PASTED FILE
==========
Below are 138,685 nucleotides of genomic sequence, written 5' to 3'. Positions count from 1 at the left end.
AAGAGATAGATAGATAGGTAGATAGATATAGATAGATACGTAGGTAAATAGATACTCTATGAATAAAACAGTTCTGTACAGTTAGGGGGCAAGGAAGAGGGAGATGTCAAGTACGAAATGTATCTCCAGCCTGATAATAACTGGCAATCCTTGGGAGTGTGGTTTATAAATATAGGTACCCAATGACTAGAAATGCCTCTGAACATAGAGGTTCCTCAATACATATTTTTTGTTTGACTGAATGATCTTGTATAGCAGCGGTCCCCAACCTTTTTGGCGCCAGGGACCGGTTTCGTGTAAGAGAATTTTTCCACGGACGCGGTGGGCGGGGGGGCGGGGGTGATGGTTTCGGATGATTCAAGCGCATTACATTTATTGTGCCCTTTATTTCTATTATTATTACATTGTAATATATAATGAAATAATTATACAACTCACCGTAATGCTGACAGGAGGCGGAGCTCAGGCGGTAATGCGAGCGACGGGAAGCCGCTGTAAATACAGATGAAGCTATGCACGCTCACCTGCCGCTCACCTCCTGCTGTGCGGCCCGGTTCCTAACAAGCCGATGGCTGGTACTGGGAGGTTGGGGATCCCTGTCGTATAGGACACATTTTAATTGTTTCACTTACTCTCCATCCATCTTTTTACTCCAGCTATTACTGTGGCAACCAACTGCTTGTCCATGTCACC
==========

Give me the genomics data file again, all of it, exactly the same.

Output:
Below are 138,685 nucleotides of genomic sequence, written 5' to 3'. Positions count from 1 at the left end.
AAGAGATAGATAGATAGGTAGATAGATATAGATAGATACGTAGGTAAATAGATACTCTATGAATAAAACAGTTCTGTACAGTTAGGGGGCAAGGAAGAGGGAGATGTCAAGTACGAAATGTATCTCCAGCCTGATAATAACTGGCAATCCTTGGGAGTGTGGTTTATAAATATAGGTACCCAATGACTAGAAATGCCTCTGAACATAGAGGTTCCTCAATACATATTTTTTGTTTGACTGAATGATCTTGTATAGCAGCGGTCCCCAACCTTTTTGGCGCCAGGGACCGGTTTCGTGTAAGAGAATTTTTCCACGGACGCGGTGGGCGGGGGGGCGGGGGTGATGGTTTCGGATGATTCAAGCGCATTACATTTATTGTGCCCTTTATTTCTATTATTATTACATTGTAATATATAATGAAATAATTATACAACTCACCGTAATGCTGACAGGAGGCGGAGCTCAGGCGGTAATGCGAGCGACGGGAAGCCGCTGTAAATACAGATGAAGCTATGCACGCTCACCTGCCGCTCACCTCCTGCTGTGCGGCCCGGTTCCTAACAAGCCGATGGCTGGTACTGGGAGGTTGGGGATCCCTGTCGTATAGGACACATTTTAATTGTTTCACTTACTCTCCATCCATCTTTTTACTCCAGCTATTACTGTGGCAACCAACTGCTTGTCCATGTCACC